prose

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prose

[Lat. prosa oratio=straightforward, or direct, speech], meaningful and grammatical written or spoken language that does not utilize the metrical structure, word transposition, or rhyme characteristic of poetry or verse; it is, however, raised above the level of lifeless composition or commonplace conversation by the use of balance, rhythm, repetition, and antithesis. In literature, prose is the usual mode of expression in such forms as the novel, short story, essay, letter (epistle), history, biography, sermon, and oration. The earliest European prose extant is that of HerodotusHerodotus
, 484?–425? B.C., Greek historian, called the Father of History, b. Halicarnassus, Asia Minor. Only scant knowledge of his life can be gleaned from his writings and from references to him by later writings, notably the Suda.
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 (5th cent. B.C.).

Prose

 

(1) Fictional, scientific, philosophic, journalistic, and other works lacking in the most general feature of poetry, namely, division into lines of verse.

(2) In the narrower and commonly used sense, a type of speech or written work distinguished from poetry by the specific rules that must be followed when creating a work of the imagination or when composing imaginative language. (SeePOETRY AND PROSE.)

prose

1. spoken or written language as in ordinary usage, distinguished from poetry by its lack of a marked metrical structure
2. a passage set for translation into a foreign language
3. RC Church a hymn recited or sung after the gradual at Mass

PROSE

(1)
PROblem Solution Engineering. Numerical problems including differentiation and integration. "Computing in Calculus", J. Thames, Research/Development 26(5) (May 1975).

PROSE

(2)
A constraints-and-sequencing system similar to Kaleidoscope. "Reflexive Constraints for Dynamic Knowledge Bases", P. Berlandier et al in Proc First Intl CS Conf '88: AI: Theory and Appls, Dec 1988.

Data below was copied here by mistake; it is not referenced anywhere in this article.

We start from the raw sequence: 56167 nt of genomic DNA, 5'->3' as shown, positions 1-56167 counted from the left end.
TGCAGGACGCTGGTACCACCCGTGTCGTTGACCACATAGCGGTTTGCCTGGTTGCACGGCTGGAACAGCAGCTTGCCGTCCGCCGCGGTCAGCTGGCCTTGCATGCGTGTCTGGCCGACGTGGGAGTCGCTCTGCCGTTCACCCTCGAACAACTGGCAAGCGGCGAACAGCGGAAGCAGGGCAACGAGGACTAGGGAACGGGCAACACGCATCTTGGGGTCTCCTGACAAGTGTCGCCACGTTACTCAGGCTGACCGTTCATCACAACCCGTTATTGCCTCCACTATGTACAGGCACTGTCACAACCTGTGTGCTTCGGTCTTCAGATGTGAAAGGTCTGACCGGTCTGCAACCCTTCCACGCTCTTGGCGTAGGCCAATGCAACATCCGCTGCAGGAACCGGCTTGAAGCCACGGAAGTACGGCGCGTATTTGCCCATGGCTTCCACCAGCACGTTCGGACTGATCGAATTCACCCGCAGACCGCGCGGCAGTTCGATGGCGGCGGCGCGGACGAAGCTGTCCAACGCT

References in periodicals archive ?
Martin, Proser, Tigwell, Ramsden and Benjamin (2000) describe teachers' approaches to teaching in a different way and identify six categories or variations (see Table 2 below).
'A Passion for Asia: The Rockefeller Family Collects (Part I, 22 February 14-May; Part n, May-September) is curated by Proser and Vishakha Desai, the Asia Society's President.
La denuncia contra Proser fue promovida por Francisco Rivera Bedoya --hoy alcalde de Nuevo Laredo--, a nombre del despacho Santos-Elizondo.
(24) Michelle Proser, The Role of Health Centers in Reducing
Phillip Proser is in intensive care at Prince Charles Hospital, Merthyr Tydfil, following emergency surgery on his ripped intestine.
(2.) In this respect, see Farnham 79-80; Knight 148-49; Rossiter 210; Proser 52; Ide 345, 347, 356; and Tufts 346.
NATIONAL TELEVISION * Tom Bettag, Ted Koppel, Janet Tobias, Tern Lichstein, Eric Siegel, George Griffin, Robe Imbriano, Deborah Katz, Laura Rabhan, Eva Freeman, Jill Krauss, Vivian Siu, Tommy Fasano, Mike Proser, Gordon Swenson, Cathy Barosky, Al Lopez, Duane Poquis, Bob Goldsborough, Hing Ng, Dan Edblom and Lupe Mejia, "Nightline," for "Crime and Punishment: Kids in Court."
Prosaist won't do, and neither will prosist, proser, the straightforward prose-writer.
Proser "speak[s] in a post-Freudian manner" (2) in order to explore "aggression" as a failed "creative" catalyst in a selection of troubled and fragmentary plays by Christopher Marlowe.
It is beautifully produced on art paper, well illustrated with both photographs and music examples, enabling for example Nicole Sevestre to include a complete (six-page) fragment of a newly discovered Aquitanian proser. Its editing has clearly been a labour of love for two scholars whose erudition has enabled them to cope flawless!y (or almost flawlessly: a sentence of English in Simon Harris's German-language paper is an amusing curiosity) with a typographical minefield.
Written by Jeffrey Boam and Chip Proser. Produced by Michael Finnell.
2004, 2009; Proser 2005; Hadley, Cunningham, and Hargraves 2006; Shi, Stevens, and Politzer 2007).